A week ago, Tatiana Serjan was dripping in decadence and depravity as Riccardo Muti’s Lady Macbeth, in the concert version of Verdi’s opera with the Chicago Symphony Orchestra and Chorus. This week, she’s had to recast herself with an entirely different dramatic intention. Where Verdi had indicated that Lady Macbeth be “rough, harsh, and gloomy,” his soprano writing in the Requiem seems more aligned with one of his operatic heroines. This soprano is feminine, vulnerable, and appropriately wretched at times (it is about sinners, after all); not unlike Violetta she also has a healthy amount of backbone.
The liturgy in Verdi’s time, as with Mozart or dozens of others who have set the requiem mass, is full of fire and brimstone. God is vengeful and terrifying. But it doesn’t end there, according to Maestro Muti, and his understanding of this requiem: “If I believe that a superior entity has created me with all my faults, he must forgive me because He also has the responsibility of my life.” In other words, Verdi places the soprano before God, to plead for, or even demand mercy. To perform this music, according to the Maestro, one benefits from taking the viewpoint of an Italian Catholic.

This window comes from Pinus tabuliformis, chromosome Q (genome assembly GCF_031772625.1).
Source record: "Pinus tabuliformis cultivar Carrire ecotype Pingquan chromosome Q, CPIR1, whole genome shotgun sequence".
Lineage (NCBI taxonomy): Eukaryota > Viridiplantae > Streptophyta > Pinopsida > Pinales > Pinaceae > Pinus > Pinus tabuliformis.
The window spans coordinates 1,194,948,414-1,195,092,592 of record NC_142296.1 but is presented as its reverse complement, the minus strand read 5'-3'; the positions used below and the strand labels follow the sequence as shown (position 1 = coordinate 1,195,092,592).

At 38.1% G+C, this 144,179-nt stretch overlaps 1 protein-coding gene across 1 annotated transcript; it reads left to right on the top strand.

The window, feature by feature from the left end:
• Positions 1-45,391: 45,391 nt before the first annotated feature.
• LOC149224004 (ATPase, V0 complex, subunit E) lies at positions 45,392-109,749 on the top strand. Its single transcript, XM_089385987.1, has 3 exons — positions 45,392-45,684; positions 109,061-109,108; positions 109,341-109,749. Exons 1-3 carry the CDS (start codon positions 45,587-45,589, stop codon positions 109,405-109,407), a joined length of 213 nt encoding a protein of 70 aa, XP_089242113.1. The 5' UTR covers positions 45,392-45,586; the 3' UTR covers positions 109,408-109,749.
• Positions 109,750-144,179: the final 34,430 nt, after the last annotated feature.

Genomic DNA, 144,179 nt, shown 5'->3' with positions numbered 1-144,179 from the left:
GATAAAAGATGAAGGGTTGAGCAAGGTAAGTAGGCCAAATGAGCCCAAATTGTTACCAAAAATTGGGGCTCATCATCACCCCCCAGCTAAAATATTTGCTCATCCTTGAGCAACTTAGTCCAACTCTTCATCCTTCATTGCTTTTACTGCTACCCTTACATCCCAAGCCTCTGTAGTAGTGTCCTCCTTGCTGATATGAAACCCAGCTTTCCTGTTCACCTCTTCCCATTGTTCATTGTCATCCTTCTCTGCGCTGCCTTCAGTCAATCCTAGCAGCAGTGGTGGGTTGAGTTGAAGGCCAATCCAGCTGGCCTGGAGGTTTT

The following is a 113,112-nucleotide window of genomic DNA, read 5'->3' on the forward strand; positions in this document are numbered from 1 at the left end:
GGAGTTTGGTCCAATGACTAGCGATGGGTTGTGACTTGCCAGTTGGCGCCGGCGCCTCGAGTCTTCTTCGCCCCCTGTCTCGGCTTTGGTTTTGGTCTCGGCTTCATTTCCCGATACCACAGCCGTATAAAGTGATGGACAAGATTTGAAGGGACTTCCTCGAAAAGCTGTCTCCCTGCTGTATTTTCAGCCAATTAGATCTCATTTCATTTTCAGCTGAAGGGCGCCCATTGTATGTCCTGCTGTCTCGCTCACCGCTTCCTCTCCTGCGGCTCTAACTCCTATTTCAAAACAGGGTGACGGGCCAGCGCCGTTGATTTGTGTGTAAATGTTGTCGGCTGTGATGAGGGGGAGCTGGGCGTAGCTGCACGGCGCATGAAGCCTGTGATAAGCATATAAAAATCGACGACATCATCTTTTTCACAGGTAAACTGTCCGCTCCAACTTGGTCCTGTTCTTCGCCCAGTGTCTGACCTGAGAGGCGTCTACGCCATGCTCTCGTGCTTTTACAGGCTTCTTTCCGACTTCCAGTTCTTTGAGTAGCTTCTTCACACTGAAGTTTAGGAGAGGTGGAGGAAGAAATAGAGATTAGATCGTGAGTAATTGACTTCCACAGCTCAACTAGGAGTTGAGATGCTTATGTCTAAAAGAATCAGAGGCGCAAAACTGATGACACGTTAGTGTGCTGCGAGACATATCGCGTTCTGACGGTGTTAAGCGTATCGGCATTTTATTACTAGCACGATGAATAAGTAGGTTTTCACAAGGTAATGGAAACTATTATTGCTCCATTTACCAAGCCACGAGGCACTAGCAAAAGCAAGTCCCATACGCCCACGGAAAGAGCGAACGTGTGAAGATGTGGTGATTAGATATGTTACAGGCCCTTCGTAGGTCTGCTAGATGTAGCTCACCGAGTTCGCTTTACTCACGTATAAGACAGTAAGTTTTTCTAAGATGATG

Thursday marks the 200th anniversary of the birth of Giuseppe Verdi. In celebration, WFMT will bring you a live webcast of the Verdi Requiem performed by Maestro Muti with Ms. Serjan, the CSO and Chorus, and other soloists. The webcast begins at 7:15 PM, the concert at 7:30 PM. WFMT will air Exploring Music with Bill McGlaughlin at its normal time of 7:00 PM. Bill is marking the Verdi anniversary with a two-week series on the Italian master. But you don’t have to choose! BOTH will be available for on-demand listening on wfmt.com. For Exploring Music, click here.